In Arkansas, a ‘leaked’ Juneteenth soul food and market festival flyer featured an all-white panel of judges and sparked outrage on social media.  That event was canceled.

Goldstone said that such incidents have distracted from the need for more discussions on policy changes and for white people to engage in anti-racism work related to economic inequality and housing security during Juneteenth.

‘Malcolm X said in his autobiography that white people need to form their own organizations and do anti- racism work with other white people,’ Goldstone said. ‘Until they are willing to put their lives on the line, as they did during the Freedom Rides when white people were getting beaten up like Black people were, I just don’t see much changing.’

For some Black groups, the holiday provides an opportunity to join with white neighbors and educate the masses about Juneteenth and the nation’s history.

Lue Lockridge-Lane, an organizer for the event in Fayette, said it was important to grow the ‘ministry beyond the pulpit’ in honor of Juneteenth. Their celebration has expanded because people want to be more involved in political and social justice issues affecting Black people, she said. The event has served as the catalyst for those conversations.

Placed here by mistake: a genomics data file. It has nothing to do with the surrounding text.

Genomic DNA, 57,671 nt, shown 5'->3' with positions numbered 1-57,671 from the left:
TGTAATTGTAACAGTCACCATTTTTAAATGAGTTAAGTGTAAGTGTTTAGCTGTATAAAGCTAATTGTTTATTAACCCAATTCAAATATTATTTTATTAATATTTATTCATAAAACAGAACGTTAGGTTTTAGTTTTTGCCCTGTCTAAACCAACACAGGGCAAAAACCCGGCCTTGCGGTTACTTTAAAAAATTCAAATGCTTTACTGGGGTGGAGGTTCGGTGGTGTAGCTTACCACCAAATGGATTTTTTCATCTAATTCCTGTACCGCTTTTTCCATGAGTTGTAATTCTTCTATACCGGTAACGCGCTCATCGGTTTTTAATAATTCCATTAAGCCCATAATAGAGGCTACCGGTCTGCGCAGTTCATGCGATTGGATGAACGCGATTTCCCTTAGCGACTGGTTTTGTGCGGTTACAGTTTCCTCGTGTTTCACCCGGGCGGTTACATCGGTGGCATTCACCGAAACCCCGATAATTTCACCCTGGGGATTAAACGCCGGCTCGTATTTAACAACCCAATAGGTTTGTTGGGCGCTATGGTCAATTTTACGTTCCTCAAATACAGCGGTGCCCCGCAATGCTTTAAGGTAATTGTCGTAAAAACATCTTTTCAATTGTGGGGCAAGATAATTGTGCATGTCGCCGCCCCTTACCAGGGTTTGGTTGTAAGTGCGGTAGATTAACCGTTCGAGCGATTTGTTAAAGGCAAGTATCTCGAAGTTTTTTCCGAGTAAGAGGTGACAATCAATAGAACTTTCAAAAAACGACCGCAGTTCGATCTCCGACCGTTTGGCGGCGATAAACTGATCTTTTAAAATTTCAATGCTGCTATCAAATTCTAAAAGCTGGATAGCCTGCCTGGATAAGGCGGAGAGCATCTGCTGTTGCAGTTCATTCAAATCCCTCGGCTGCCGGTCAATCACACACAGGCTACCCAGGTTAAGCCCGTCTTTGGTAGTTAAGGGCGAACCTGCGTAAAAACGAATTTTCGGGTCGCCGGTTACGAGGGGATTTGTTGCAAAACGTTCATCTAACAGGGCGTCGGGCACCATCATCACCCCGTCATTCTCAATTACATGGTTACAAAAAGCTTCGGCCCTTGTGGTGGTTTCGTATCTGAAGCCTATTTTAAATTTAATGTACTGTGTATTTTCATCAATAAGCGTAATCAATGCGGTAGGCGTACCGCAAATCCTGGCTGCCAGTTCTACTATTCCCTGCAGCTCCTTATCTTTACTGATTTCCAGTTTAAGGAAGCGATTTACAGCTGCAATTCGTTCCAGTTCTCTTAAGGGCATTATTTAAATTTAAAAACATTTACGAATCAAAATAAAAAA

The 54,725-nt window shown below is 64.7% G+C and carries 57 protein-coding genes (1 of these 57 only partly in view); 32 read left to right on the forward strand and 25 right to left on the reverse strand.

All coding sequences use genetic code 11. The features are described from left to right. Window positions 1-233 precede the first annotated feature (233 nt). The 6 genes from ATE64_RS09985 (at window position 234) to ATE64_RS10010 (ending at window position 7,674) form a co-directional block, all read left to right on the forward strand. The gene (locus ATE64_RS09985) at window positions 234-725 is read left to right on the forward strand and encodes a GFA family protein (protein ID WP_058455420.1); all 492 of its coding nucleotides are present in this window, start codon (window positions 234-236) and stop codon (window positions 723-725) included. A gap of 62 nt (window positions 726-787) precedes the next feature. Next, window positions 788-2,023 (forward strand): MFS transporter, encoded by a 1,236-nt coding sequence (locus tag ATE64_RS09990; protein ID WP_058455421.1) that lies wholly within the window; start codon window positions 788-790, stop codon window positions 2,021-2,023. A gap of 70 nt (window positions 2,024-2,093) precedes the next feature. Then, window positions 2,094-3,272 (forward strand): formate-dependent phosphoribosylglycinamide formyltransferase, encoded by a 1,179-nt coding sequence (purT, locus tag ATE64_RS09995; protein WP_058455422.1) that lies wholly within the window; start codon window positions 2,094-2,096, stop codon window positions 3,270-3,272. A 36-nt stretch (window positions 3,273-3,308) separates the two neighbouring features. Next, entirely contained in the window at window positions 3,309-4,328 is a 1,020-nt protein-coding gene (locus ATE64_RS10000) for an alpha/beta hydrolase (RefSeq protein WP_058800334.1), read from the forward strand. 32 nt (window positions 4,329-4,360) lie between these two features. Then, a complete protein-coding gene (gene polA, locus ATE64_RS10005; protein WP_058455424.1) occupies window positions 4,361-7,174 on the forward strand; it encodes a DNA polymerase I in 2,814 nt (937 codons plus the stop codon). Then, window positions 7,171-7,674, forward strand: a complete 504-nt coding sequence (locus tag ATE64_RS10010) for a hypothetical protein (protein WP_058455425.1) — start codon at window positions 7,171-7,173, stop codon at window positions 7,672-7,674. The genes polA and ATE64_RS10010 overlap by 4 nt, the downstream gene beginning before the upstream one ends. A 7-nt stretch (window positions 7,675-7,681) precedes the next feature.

‘It’s not just the African American community, but the community as a whole having the dialogue and checking and seeing what are the types of things that we need to do,’ Lockridge-Lane said. Asking questions like ‘‘If you could make a difference or change in this community, what would that change look like?’ That part of it to me is what’s been stimulating the added interest in Juneteenth and excitement about it.’

Although there’s disagreement on how Juneteenth should be celebrated, the focus should be on the celebration, said Linda Reed, associate professor and interim chair of the Department of African American Studies at the University of Houston. There are so few opportunities that Black people have to really celebrate their culture and history, she noted.

‘The more you talk about it, the more it becomes a part of you,” Reed said of the holiday. “And everybody should know the history of it.’”